NABOKV-L post 0017752, Thu, 26 Feb 2009 15:19:53 -0300

THOUGHTS: Derzhavin's acrostic (was "New Republic" etc)
More excerpts from going on discussion:

Jerry Katsell ( to CK) If you can't recognize a knife job by a reviewer, Nemser, intent upon heaping dung and snide innuendo upon Nabokov to make his own name, then your finding that the review is "flawless" is itself fatally flawed.By the way, Vladimir Markov was my beloved teacher also, and in the year I was his research assistant he never claimed to have found Derzhavin's acrostic (Ruina chti). It surely had been noticed by many in the last couple of centuries.
C.Kunin( to J.Katsell): If I can't agree with you then I am fatally flawed? [...]I did use the word "flawless" as hyperbole, by the way.I studied with Professor Markov from 1970 to 1974 [...] he mentioned the Derzhavin acrostic once - - I would assume in a course on eighteenth century literature [...] He really did claim he deserved to win a Nobel Prize - - I didn't make that up.
J.Aisenberg: Nabokov's concept of translation[...] is an issue for debate, one that questions the ultimate value of any kind of translation whatsoever, though I suppose that this is just mere rhetoric since nobody's going to give up on it. Also, in terms of Nemser, he compared and contrasted a couple e.g.'s of other author's translated verses against N.'s, preferring the other author's attempts. Neither were exactly great shakes to this English reader's ear, but Nabokov's at least had the virtue of being sharper, more economical, and more rhythmic. Well not the ones from Onegin. To Nemser's credit[...]he actually demonstrated a little style and wit without falling into that typical kind of debilitating cuteness that mars so much reviewing...
Jerry Friedman: If I may go off on a tangent--"O God, Our Help" is by Isaac Watts[...]the imagery is from Psalm 90 (89 in the Vulgate). The image of time like a river is from verse 5, and I imagine Derzhavin got it from the same source.
Sergei Soloviev: I should notice (for all our "amateurs" of acrostichs etc) that in this case the acrostich is not perfect from the point of view of a russian reader - it looks doubtful even that Derzhavin was conscious that it is there[...][ eight lines is very short poem, and an approximative acrostich with doubtful meaning may very well be accidental.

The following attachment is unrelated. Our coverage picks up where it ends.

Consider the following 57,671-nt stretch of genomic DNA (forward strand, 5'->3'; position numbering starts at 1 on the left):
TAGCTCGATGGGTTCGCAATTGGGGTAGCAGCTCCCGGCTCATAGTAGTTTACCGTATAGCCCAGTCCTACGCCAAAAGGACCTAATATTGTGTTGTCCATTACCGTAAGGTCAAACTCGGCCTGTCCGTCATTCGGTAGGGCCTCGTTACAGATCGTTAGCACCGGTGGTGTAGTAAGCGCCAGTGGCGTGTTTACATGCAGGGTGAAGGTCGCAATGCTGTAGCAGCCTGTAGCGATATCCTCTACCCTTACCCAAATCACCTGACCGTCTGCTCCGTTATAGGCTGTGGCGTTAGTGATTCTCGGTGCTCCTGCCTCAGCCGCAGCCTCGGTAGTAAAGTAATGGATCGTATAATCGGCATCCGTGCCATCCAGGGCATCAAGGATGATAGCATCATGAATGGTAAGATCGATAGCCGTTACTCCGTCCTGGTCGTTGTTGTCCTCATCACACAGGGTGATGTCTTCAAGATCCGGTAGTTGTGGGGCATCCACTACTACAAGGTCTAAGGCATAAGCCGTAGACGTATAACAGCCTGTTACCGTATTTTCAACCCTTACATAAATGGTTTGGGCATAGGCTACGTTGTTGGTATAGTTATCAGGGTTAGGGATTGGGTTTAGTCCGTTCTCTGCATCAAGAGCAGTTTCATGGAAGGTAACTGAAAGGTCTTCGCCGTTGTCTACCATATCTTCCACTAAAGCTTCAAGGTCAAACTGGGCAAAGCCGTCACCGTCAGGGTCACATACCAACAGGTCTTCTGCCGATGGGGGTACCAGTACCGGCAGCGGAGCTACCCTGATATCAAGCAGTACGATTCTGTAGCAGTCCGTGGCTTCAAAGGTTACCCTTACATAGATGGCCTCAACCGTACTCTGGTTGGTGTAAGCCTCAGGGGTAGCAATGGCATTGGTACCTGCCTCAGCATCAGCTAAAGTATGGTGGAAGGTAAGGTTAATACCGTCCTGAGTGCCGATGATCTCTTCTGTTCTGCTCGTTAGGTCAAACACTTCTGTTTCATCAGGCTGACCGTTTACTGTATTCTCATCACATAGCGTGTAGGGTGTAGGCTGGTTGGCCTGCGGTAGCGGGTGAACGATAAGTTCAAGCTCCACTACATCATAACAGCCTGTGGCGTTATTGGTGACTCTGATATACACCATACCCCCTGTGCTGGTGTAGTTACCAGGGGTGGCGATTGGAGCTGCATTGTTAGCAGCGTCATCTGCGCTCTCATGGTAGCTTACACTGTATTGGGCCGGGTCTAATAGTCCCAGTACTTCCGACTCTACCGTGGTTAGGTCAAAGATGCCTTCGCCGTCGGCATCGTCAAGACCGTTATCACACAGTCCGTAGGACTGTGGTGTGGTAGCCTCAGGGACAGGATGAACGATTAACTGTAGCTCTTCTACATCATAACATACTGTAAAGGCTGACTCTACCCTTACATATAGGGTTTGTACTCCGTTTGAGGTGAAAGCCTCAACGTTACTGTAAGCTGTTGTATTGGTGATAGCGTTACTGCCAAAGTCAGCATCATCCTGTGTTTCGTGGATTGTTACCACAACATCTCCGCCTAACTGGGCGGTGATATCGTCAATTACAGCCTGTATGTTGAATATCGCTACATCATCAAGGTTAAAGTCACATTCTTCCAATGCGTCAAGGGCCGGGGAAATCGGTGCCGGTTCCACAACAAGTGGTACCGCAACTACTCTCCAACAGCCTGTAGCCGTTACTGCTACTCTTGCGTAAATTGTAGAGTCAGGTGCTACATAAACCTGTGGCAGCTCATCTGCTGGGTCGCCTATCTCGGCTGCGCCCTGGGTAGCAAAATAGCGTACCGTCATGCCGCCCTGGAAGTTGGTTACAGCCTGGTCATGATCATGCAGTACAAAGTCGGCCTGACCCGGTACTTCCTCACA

A.Sklyarenko (to CK) I know about the acrostic. I doubt that it was intended by Derzhavin (although it is true that Derzhavin liked acrostics and had composed one or two of them in the past). Khodasevich's theory, according to which Derzhavin's eight lines are a beginning of an unfinished poem, is very convincing. By the way, the poem's imagery was influenced by the picture "The River of Time, ot the Emblematic Representation of the World History" that hung on the wall of Derzhavin's room.[...] If it is an acrostic after all, I suggest it is an unfinished..
M.Roth: I'm not sure how much it matters, but Sergei Davydov says the acrostic (insomuch as it exists) was "discovered by Morris Halle." See here:'Pushkin's Merry Undertaking and 'The Coffinmaker,' in Slavic Review, vol. 44, No. 1 (1985), 30-48.pdf. As for the review of Verses and Versions, I have to say that I admire Carolyn's remarks. I found the review a fair contribution to a larger conversation.

JM: After exagerations and hyperboles (Katsell's "...noticed by many in the last couple of centuries"; CK's "flawless," for example) I learned that, from the point of view of the Russian reader, Derzhavin's acrostic might be considered "not perfect", "accidental", "unfinished." So, either V.Markov's comment in class was a joke or another exageration: Kunin's testimony is valid anyway!

SKB's pointing out the similarity bt. Psalm 90 ( "O God our help") and Derzhavin's last lines is as important as it was for me to learn that D. might have been influenced by a picture hanging on the wall in his room. Somewhere else in the Old Testament ( Ecclesiastes?) we hear that "there's nothing new under the sun" and, even so, repetition and kryptomnesia may be often enlightening to an observer, to distinguish it from dated experiences inspired by a vast common source.

Nemser mentions VN's "sadism" towards the reader when he quotes Edmund Wilson who "goes on to assault Nabokov ...; accuses him of harboring 'sado-masochistic Dostoevskian tendencies' with which he 'seeks to torture both the reader and himself by flattening Pushkin out and denying to his own powers the scope for their full play' [...] The piece was so hostile and far-fetched that one reader wrote in proposing that the review had been crafted by Nabokov himself, as an appendix to Pale Fire. Like Wilson's review, Nabokov's rejoinder was wildly sharp..." From my relatively modest position I consider Nemser's reference very apt ( we may attribute the excess to E.W).
Nabokov's main characters are often cruel and sadistic ("Laughter in the Dark", "Lolita", etc). Nevertheless he keeps them under control as his "galley-slaves," and this project is sometimes be extended to the reader. If this "control" becomes a fundamental element in a novel, part of a dialectic and level for the interaction bt. novel, author, reader, this is not equally applicable to translations. In the latter, too many objective and factual informations engulf the more delicate subjective reaction to what words always convey ( form, sound, texture, rythm) concerning what exceeds their own ( the word's) power to express.
VN's French article about Pushkin, and his non-literal translation of one of his poems, brings out a different Nabokov who, perhaps, trusts more his reader's ability to access the "otherwordly" verbal dimension that permeates his work.
What would have caused such a radical change in Nabokov?

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